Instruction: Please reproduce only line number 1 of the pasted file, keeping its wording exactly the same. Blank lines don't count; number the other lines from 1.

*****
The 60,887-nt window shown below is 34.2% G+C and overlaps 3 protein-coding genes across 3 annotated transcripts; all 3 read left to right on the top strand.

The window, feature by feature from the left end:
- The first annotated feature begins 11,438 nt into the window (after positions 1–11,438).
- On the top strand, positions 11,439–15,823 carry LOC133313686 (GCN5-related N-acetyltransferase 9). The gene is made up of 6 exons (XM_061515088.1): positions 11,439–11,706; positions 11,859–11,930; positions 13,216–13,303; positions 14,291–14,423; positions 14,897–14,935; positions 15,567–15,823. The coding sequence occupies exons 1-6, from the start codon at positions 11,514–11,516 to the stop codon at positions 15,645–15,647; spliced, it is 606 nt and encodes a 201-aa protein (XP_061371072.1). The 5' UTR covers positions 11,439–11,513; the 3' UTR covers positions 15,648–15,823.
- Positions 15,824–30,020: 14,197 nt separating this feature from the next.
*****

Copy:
The 60,887-nt window shown below is 34.2% G+C and overlaps 3 protein-coding genes across 3 annotated transcripts; all 3 read left to right on the top strand.